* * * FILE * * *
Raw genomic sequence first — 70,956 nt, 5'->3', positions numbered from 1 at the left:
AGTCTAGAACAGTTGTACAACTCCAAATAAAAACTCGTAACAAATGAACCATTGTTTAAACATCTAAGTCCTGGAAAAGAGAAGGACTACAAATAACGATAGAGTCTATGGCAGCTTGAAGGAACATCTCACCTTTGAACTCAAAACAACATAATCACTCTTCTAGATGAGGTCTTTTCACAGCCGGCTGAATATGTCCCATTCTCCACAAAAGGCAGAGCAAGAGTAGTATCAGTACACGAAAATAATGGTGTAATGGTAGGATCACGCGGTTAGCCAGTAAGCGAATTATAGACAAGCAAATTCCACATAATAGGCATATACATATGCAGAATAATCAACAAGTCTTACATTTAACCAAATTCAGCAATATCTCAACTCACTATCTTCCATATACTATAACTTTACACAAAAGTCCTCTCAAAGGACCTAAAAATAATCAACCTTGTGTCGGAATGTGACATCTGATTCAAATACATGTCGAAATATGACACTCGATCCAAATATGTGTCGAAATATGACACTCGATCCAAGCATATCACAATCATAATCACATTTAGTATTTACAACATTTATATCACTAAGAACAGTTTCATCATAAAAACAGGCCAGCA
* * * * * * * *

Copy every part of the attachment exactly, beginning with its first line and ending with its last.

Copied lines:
Raw genomic sequence first — 70,956 nt, 5'->3', positions numbered from 1 at the left:
AGTCTAGAACAGTTGTACAACTCCAAATAAAAACTCGTAACAAATGAACCATTGTTTAAACATCTAAGTCCTGGAAAAGAGAAGGACTACAAATAACGATAGAGTCTATGGCAGCTTGAAGGAACATCTCACCTTTGAACTCAAAACAACATAATCACTCTTCTAGATGAGGTCTTTTCACAGCCGGCTGAATATGTCCCATTCTCCACAAAAGGCAGAGCAAGAGTAGTATCAGTACACGAAAATAATGGTGTAATGGTAGGATCACGCGGTTAGCCAGTAAGCGAATTATAGACAAGCAAATTCCACATAATAGGCATATACATATGCAGAATAATCAACAAGTCTTACATTTAACCAAATTCAGCAATATCTCAACTCACTATCTTCCATATACTATAACTTTACACAAAAGTCCTCTCAAAGGACCTAAAAATAATCAACCTTGTGTCGGAATGTGACATCTGATTCAAATACATGTCGAAATATGACACTCGATCCAAATATGTGTCGAAATATGACACTCGATCCAAGCATATCACAATCATAATCACATTTAGTATTTACAACATTTATATCACTAAGAACAGTTTCATCATAAAAACAGGCCAGCA